Select Committee on Environment, Transport and Regional Affairs Minutes of Evidence

Examination of witnesses (Questions 394 - 399)




  394.  Good morning, gentlemen. May I ask you to identify yourselves and perhaps make some general opening remarks.
  (Mr Lester)  Thank you. If I might start off, I am Nick Lester, Chief Executive of the Transport Committee for London. I have to bring the apologies of Councillor O'Neill, the Vice Chairman of the Committee, who has unfortunately been called away by his work at the very last minute. The only introductory remark I would like to make is to welcome the opportunity to give evidence before this Committee. The Transport Committee for London, which represents all London's 33 local authorities, is committed to supporting the Government's policy for reducing the impact of transport and improving the efficiency of transport within London and the whole concept of integration which is built into the White Paper.

  395.  You have brought with you Mr Turner, have you not?
  (Mr Turner)  Yes, my name is Derek Turner. I am the Traffic Director for London. I am mainly in charge of the development of the `Red Routes' network designed to implement and control the strategic road network. The Government has also asked me to do some work on developing new technology for enforcement, particularly on bus lanes.

Chairman:  Thank you. Mr Olner.

Mr Olner

  396.  Will your boss be the new mayor of London?
  (Mr Lester)  I cannot answer that question. The current arrangement for the Transport Committee is that it will continue to be a joint committee of London's 33 boroughs, with the inclusion of a representative from the Greater London Authority. The Bill as it was published last week provides that we will continue to do a number of functions on a London-wide basis on behalf of London boroughs, but of course we will work very closely with the mayor and with Transport for London and the Greater London Authority. So there will be a co-operative partnership between the London boroughs, industry, the mayor and the Authority.

  397.  Given that one borough's traffic problem is not always another borough's traffic problem, how do you get this strategic role through, particularly on your `Red Routes' and various things like that?
  (Mr Lester)  Perhaps I can leave Mr Turner to talk about `Red Routes'. Clearly there are both local and strategic issues with all forms of traffic. Every road has individual buildings and occupiers who have very little interest in local traffic needs. Those put together are why the strategic needs have to be considered case by case.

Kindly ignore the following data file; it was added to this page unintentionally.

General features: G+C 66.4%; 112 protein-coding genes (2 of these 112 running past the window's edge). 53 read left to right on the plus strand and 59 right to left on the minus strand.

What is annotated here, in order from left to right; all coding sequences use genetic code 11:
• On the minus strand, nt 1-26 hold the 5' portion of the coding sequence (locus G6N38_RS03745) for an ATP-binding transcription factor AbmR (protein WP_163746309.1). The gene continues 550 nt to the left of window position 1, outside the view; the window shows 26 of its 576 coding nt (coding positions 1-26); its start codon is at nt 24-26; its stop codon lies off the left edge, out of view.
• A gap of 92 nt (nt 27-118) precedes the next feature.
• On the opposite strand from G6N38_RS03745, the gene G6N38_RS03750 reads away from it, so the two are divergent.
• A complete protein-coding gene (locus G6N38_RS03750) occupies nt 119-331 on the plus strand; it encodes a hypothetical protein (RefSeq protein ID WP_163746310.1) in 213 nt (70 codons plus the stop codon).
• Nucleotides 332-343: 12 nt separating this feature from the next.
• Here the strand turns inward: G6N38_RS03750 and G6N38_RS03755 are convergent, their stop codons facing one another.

398.  Can I ask Mr Turner perhaps to kick off. Given that the important objective is to speed up the flow of general traffic, how can this be achieved with `Red Routes', whilst at the same time encouraging a reduction in commuting by car?
  (Mr Turner)  It is important to recognise where we are starting from. The existing road network suffers a high degree of congestion caused by illegal parking and ignoring what were existing yellow lines. The `Red Routes' initiative sets about reorganising the whole of the management of the strategic road network, and by removing the illegal parking it actually enables us to re-allocate the road space. Where possible, that road space is re-allocated in a balanced way so that all road users benefit, but trying to avoid increasing the overall capacity for flow of traffic. What we are about is trying to smooth traffic, make it more reliable, slightly quicker, but without actually attracting more traffic. We have now had about four years' experience, and there is no evidence to show that we are actually increasing the flow of traffic through the corridor. On the main roads, quite rightly in my view, we are actually seeing some increase, but that is because we have attracted traffic out of side roads which are rat runs and put it back on main roads where it belongs. To encourage that, we are adopting an integrated approach by actually funding the local authorities to introduce some traffic-calming measures in the adjacent side roads. To respond to Mr Olner, my organisation actually does transfer into Transport for London under the mayor.

Chairman:  Thank you very much.

Christine Butler

  399.  What are you doing to promote cycling in London, Mr Turner?
  (Mr Turner)  Obviously there is a degree of conflict about mixing cyclists on strategic roads. If possible, the government policy is to attract and increase the amount of cycling, but actually to ensure that the cyclists are cycling in safe conditions. On the `Red Routes' network what we have done is that we have promoted safe crossing points to complement the London cycle network which is the boroughs' initiative for local roads. The cycle network intersects at about 306 locations with the `Red Route' network. At these locations I am providing the investment and the technical expertise to get the cyclists across the road. We are also developing a number of initiatives along the main roads to make cycling more attractive and better, by providing advisory cycle lanes, where there is sufficient room, and also cycle advance areas at traffic sinals The cyclists get to the front of traffic queues, which is the safe place for them to be, so they start off in advance of the traffic. Other areas where we are trying to improve and encourage cycling are by creating cycle tracks, particularly where the footway is underused. We can actually segregate cyclists and pedestrians on the footway.

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